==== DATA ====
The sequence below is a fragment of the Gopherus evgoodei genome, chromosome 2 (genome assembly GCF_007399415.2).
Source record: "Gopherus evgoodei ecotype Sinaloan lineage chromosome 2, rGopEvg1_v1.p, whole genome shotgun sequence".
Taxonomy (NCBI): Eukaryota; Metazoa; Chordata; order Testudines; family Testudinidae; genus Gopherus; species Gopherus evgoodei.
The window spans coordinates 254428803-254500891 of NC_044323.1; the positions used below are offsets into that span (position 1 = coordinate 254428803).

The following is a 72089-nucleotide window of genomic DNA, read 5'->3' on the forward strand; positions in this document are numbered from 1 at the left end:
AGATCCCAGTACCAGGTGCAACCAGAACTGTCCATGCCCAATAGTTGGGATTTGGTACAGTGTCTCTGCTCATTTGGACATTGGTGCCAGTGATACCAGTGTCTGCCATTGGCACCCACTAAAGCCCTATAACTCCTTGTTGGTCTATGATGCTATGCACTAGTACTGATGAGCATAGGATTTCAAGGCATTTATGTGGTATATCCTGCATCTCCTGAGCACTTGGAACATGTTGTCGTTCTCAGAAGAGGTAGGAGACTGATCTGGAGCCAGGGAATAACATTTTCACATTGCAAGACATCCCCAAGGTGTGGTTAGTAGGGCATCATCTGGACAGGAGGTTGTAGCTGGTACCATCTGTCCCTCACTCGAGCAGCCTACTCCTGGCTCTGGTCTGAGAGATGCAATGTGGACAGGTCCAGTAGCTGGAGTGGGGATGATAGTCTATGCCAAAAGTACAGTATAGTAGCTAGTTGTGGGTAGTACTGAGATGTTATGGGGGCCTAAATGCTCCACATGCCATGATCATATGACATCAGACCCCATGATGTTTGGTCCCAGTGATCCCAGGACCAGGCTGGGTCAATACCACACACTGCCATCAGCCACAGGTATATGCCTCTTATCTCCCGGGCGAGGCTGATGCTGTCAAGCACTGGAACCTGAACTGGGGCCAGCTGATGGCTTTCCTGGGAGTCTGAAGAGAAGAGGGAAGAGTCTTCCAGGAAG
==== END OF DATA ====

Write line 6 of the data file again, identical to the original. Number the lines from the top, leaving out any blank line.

AGATCCCAGTACCAGGTGCAACCAGAACTGTCCATGCCCAATAGTTGGGATTTGGTACAGTGTCTCTGCTCATTTGGACATTGGTGCCAGTGATACCAGTGTCTGCCATTGGCACCCACTAAAGCCCTATAACTCCTTGTTGGTCTATGATGCTATGCACTAGTACTGATGAGCATAGGATTTCAAGGCATTTATGTGGTATATCCTGCATCTCCTGAGCACTTGGAACATGTTGTCGTTCTCAGAAGAGGTAGGAGACTGATCTGGAGCCAGGGAATAACATTTTCACATTGCAAGACATCCCCAAGGTGTGGTTAGTAGGGCATCATCTGGACAGGAGGTTGTAGCTGGTACCATCTGTCCCTCACTCGAGCAGCCTACTCCTGGCTCTGGTCTGAGAGATGCAATGTGGACAGGTCCAGTAGCTGGAGTGGGGATGATAGTCTATGCCAAAAGTACAGTATAGTAGCTAGTTGTGGGTAGTACTGAGATGTTATGGGGGCCTAAATGCTCCACATGCCATGATCATATGACATCAGACCCCATGATGTTTGGTCCCAGTGATCCCAGGACCAGGCTGGGTCAATACCACACACTGCCATCAGCCACAGGTATATGCCTCTTATCTCCCGGGCGAGGCTGATGCTGTCAAGCACTGGAACCTGAACTGGGGCCAGCTGATGGCTTTCCTGGGAGTCTGAAGAGAAGAGGGAAGAGTCTTCCAGGAAG